Anybody that’s been following my posts on IdeaLab should notice a pattern.
- Growing a Community and the Importance of Being Iterative
- Eliminating the Fear of Being Open and the Importance of Being Iterative
- Starting Small and the Importance of Being Iterative
I’m always trying to chop Spot.Us
into small and executable steps. Test an idea, see how the community
reacts and if it’s positive, build a more stable infrastructure around
The Spot.Us wiki, which has been
moderately successful with three and a half pitches funded, is a
perfect example. It was very informative and helped us refine our
designs to turn Spot.Us into a dynamic site.
About two months ago we left the design phase and entered what I
will now call “the age of development.” My development team Hashrocket
also ascribes to an agile or iterative technique in relation to their
programming, so it’s been a great working relationship.
This required us to be in constant contact. I would set the agenda
by breaking website features into small executable goals, determining
what features were the most important and Hashrocket would deliver.
After a five week programming sprint (geeks can follow along here,
here, here and here… what can I say, it was a well documented
development phase) we have a 1.0 version of Spot.Us. It’s been
incredibly fulfilling for myself personally, as I’ve finally started
fiddling with code (at least on a surface level), something I’ve been
wanting to do since before I applied for the Knight News Challenge.
And now we’ve reached the current stage and crux of this post.
Spot.Us is not waiting for a “tada” moment, although that effect is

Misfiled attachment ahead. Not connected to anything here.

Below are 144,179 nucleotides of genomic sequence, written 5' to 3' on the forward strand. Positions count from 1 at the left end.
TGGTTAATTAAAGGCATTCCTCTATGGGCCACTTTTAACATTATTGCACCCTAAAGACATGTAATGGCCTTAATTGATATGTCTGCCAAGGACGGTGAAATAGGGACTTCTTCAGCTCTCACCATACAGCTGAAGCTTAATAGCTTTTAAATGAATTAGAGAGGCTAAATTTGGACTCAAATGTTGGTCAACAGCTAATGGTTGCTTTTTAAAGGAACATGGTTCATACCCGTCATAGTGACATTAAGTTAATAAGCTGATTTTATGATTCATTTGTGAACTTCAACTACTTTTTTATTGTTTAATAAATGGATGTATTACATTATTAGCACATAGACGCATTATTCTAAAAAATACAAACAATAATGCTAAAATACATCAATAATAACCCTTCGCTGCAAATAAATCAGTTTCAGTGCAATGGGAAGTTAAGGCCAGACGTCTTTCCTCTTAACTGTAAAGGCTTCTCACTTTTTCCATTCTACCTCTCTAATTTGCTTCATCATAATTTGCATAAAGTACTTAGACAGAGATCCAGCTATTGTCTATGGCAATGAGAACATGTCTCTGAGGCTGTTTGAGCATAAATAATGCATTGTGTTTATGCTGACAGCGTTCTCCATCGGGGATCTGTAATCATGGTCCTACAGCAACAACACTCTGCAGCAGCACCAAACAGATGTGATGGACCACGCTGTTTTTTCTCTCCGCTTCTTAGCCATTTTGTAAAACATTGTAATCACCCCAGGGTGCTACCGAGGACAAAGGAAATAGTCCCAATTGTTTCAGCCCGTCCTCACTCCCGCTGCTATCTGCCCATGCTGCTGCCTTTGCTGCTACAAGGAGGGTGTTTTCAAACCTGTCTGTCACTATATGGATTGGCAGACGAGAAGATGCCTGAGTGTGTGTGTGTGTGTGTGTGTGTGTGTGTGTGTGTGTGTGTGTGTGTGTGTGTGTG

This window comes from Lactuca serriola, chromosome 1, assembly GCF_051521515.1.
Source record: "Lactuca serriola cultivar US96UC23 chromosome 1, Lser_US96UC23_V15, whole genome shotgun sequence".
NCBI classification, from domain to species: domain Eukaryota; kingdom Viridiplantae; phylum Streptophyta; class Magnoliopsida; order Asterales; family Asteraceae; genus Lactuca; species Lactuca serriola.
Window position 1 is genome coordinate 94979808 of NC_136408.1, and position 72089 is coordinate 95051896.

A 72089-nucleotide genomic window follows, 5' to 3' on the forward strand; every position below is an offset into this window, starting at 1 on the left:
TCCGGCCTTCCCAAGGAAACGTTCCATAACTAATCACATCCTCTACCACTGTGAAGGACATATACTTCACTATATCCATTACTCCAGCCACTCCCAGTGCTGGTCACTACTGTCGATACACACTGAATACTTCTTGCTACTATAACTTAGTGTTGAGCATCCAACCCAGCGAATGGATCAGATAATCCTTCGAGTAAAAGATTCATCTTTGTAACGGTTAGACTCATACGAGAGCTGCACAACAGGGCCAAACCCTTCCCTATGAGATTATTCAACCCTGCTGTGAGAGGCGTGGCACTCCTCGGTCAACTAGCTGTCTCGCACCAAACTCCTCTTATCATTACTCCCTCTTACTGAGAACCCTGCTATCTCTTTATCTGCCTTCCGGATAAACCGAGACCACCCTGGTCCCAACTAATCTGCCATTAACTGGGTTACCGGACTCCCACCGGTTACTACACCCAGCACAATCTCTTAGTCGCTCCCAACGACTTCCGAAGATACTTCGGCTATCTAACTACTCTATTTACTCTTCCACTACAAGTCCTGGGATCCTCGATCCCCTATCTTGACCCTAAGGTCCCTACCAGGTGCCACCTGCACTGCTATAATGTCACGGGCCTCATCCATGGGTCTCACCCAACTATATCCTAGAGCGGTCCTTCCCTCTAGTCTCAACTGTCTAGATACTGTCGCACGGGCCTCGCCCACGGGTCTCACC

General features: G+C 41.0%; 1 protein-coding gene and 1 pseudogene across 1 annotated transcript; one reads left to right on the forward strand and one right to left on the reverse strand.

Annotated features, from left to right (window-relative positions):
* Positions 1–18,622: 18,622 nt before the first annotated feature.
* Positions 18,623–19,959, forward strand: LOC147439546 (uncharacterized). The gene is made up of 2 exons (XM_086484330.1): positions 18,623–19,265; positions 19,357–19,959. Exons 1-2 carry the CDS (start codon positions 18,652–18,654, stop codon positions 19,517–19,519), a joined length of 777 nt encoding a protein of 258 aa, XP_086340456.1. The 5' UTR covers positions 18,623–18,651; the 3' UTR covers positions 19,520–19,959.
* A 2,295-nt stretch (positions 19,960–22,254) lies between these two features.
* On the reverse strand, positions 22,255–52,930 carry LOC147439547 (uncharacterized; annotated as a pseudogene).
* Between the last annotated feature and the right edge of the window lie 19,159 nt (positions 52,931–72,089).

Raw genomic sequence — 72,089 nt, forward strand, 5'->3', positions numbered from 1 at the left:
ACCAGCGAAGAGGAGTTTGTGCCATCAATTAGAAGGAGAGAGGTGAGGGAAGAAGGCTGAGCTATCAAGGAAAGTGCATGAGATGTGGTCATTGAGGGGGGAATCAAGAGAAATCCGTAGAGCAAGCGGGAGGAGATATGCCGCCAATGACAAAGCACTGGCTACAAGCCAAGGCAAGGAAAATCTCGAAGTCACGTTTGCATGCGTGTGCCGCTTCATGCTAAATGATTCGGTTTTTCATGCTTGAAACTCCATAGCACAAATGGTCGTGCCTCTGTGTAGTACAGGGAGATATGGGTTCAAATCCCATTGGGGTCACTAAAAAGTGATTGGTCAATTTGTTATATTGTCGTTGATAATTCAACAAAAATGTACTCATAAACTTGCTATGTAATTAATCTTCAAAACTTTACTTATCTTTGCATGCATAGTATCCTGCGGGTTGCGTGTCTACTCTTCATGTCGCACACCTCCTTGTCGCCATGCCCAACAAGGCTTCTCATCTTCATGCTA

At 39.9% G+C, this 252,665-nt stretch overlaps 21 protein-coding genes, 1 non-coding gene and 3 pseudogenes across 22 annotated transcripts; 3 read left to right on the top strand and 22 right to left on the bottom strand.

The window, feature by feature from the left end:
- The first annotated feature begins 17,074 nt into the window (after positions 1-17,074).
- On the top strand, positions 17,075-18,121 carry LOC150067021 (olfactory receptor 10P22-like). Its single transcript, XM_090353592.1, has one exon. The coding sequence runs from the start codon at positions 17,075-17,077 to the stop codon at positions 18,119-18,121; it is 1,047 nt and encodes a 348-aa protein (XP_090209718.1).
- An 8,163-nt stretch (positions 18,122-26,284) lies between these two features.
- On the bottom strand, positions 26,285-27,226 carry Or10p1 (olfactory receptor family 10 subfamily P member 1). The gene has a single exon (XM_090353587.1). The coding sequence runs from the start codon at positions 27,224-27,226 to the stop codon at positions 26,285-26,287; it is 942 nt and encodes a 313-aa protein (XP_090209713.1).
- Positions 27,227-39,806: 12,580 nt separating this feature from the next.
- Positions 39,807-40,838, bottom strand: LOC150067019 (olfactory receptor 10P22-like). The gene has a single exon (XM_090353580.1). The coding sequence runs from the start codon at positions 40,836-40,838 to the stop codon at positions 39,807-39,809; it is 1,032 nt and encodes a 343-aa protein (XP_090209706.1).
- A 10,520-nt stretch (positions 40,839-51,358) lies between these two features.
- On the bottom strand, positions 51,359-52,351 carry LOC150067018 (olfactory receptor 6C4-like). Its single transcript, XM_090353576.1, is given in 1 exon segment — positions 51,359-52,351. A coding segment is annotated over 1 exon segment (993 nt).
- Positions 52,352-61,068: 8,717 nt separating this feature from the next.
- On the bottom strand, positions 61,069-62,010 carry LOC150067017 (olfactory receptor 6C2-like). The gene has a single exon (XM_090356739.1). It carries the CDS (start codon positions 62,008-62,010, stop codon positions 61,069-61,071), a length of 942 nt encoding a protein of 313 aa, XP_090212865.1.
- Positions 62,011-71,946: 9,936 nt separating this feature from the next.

only natural when you make a big leap from wiki to what can only be
called a more dynamic website.
Being “iterative” or “agile” is language I’ve adopted from the
programming world. Developers often say they are “agile” and use
“scrums” to program. But just as open source princples can and should
be applied to journalism, so should their approach be adopted towards
creating community and launching a living breathing website.
Spot.Us did a short “beta” period with the goal of getting some
content in so that when we launch the public site, people will have
pitches to fund and tips to join.
I’m hoping this small batch will grow as more people engage with the site.
Meanwhile “the age of development” will continue. The site isn’t
finished by any means. I’m sure we will find a few bugs, some user
interface issues and I have a ton of feature ideas I’d love to
implement. I just hope we can get to them all.
These first few weeks of Spot.Us will be getting our footing and
positioning to see just how people interact with the site at a small
executable scale. Starting now I am ringing bells and whistles about
Spot.Us. We will continue to improve the site – but we want to do so
with direct feedback from users. Tell us what tools you want to better
support journalism! I consider myself now having a foot in development
and a foot in community organizing.
It’s been about a year since I first submitted the idea for Spot.Us
to the Knight News Challenge and almost half a year since it was
announced that I won. I feel confident in the progress we’ve made to
set a solid foundation to test this idea. The next six months will
Final note: The code for Spot.Us is already public. People ask me
when Spot.Us will come to their city. My answer: “When you make it
happen!!!” Start with a wiki and if you can show that it works, we can
swoop in with the open source engine of Spot.Us and scale up. I’m not
doing this for money, only glory – so you using the Spot.Us
crowdfunding engine is fine by me!!!!!